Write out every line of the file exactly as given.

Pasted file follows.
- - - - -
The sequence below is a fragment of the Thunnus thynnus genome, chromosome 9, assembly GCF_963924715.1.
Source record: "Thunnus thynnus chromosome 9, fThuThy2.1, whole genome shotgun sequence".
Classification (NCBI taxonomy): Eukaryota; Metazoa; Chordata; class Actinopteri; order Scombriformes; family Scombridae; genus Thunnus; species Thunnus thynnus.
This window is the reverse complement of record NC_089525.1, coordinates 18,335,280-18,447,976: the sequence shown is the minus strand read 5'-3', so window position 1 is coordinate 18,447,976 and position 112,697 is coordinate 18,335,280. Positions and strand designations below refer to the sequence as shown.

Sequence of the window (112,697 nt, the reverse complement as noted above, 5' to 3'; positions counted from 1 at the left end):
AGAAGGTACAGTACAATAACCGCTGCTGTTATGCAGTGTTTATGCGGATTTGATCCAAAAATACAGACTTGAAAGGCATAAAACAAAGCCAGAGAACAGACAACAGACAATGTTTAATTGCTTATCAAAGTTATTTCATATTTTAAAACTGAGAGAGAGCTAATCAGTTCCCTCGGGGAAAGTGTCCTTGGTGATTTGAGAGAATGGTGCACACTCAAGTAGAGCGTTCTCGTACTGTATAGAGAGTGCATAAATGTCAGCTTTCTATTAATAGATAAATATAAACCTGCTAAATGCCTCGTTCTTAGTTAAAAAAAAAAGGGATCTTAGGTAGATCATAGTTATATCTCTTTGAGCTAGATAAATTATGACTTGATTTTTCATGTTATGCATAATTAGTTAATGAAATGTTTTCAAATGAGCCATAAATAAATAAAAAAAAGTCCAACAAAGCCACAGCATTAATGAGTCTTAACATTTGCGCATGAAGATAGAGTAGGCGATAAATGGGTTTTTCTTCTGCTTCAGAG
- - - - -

The sequence below is a fragment of the Thunnus thynnus genome, chromosome 9, assembly GCF_963924715.1.
Source record: "Thunnus thynnus chromosome 9, fThuThy2.1, whole genome shotgun sequence".
Classification (NCBI taxonomy): Eukaryota; Metazoa; Chordata; class Actinopteri; order Scombriformes; family Scombridae; genus Thunnus; species Thunnus thynnus.
This window is the reverse complement of record NC_089525.1, coordinates 18,335,280-18,447,976: the sequence shown is the minus strand read 5'-3', so window position 1 is coordinate 18,447,976 and position 112,697 is coordinate 18,335,280. Positions and strand designations below refer to the sequence as shown.

Sequence of the window (112,697 nt, the reverse complement as noted above, 5' to 3'; positions counted from 1 at the left end):
AGAAGGTACAGTACAATAACCGCTGCTGTTATGCAGTGTTTATGCGGATTTGATCCAAAAATACAGACTTGAAAGGCATAAAACAAAGCCAGAGAACAGACAACAGACAATGTTTAATTGCTTATCAAAGTTATTTCATATTTTAAAACTGAGAGAGAGCTAATCAGTTCCCTCGGGGAAAGTGTCCTTGGTGATTTGAGAGAATGGTGCACACTCAAGTAGAGCGTTCTCGTACTGTATAGAGAGTGCATAAATGTCAGCTTTCTATTAATAGATAAATATAAACCTGCTAAATGCCTCGTTCTTAGTTAAAAAAAAAAGGGATCTTAGGTAGATCATAGTTATATCTCTTTGAGCTAGATAAATTATGACTTGATTTTTCATGTTATGCATAATTAGTTAATGAAATGTTTTCAAATGAGCCATAAATAAATAAAAAAAAGTCCAACAAAGCCACAGCATTAATGAGTCTTAACATTTGCGCATGAAGATAGAGTAGGCGATAAATGGGTTTTTCTTCTGCTTCAGAG